March 2, 1999


FORT WORTH, Texas -- The UNT Health Science Center and the College of Music at UNT in Denton are conducting a study concerning clarinet technique and its relationship to performance-related injury. Researchers at the institutions’ joint

Texas Center for Music & Medicine are seeking clarinetists to participate in the study.

The research is being conducted in response to increased reports of upper-extremity medical problems of clarinetists. The study aims to identify techniques that may develop into medical problems such as pain and discomfort in the neck, forearms, shoulders, upper back, wrists and hands. The study includes asking musicians to play exercises on a clarinet while a small sensor measures forces between the right thumb and the clarinet.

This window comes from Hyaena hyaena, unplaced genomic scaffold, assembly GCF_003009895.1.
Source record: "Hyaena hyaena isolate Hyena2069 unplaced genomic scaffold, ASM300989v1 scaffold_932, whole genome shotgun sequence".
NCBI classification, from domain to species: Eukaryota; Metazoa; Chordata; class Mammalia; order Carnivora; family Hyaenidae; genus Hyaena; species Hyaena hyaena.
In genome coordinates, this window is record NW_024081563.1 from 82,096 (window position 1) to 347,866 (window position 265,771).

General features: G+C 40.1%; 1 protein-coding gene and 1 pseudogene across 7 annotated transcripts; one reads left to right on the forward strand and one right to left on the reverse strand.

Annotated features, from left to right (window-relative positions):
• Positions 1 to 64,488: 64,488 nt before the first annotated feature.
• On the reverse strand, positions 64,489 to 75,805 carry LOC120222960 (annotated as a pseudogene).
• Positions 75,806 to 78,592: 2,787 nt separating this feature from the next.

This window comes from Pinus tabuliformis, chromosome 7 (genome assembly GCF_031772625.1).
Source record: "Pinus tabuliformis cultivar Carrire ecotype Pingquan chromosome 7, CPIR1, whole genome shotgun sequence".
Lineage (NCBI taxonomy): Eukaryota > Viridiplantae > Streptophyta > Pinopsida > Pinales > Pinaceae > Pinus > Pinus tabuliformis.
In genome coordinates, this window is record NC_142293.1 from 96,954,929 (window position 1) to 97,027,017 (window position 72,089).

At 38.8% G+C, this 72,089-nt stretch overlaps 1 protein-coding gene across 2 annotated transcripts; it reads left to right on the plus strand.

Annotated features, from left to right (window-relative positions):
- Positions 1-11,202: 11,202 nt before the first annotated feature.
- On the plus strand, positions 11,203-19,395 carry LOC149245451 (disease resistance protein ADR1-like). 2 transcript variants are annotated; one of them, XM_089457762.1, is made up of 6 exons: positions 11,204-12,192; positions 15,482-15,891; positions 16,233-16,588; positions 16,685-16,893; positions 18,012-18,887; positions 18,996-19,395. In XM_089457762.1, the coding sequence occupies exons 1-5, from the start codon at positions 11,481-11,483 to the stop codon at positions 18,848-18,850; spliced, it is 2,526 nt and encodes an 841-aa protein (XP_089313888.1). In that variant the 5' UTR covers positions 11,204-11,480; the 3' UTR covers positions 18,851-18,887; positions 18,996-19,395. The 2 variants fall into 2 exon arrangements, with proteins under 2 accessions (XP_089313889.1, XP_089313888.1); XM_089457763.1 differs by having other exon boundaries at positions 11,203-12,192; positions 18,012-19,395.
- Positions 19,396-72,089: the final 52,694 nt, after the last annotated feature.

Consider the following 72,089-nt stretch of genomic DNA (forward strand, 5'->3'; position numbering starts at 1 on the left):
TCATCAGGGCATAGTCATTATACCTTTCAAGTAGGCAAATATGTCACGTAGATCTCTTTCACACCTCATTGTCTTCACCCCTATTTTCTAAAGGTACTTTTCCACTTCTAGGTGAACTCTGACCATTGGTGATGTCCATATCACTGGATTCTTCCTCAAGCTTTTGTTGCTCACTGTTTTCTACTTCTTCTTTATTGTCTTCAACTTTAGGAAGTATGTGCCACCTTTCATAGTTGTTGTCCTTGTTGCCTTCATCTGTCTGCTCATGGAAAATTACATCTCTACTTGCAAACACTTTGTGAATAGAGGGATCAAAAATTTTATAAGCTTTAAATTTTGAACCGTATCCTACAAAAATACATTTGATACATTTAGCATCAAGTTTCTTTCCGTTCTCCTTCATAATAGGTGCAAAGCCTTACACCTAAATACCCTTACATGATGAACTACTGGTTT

Researchers are seeking sixty subjects, including students of any age, amateur and professional level musicians, who actively play the clarinet. Research activities take place at the Fort Worth health science center. Participation lasts about two hours.

The Texas Center for Music and Medicine was established in 1998 to study, treat and prevent disorders related to careers in music. The center is led by Bernard Rubin, D.O., chief of rheumatology in the health science center’s Physicians & Surgeons Medical Group, and Kris Chesky, Ph.D., research assistant professor in the College of Music at UNT.

The study is funded by the National Academy of Recording Arts and Sciences. Musicians who want to volunteer for this study should call Dr. Chesky at (940) 565-4126.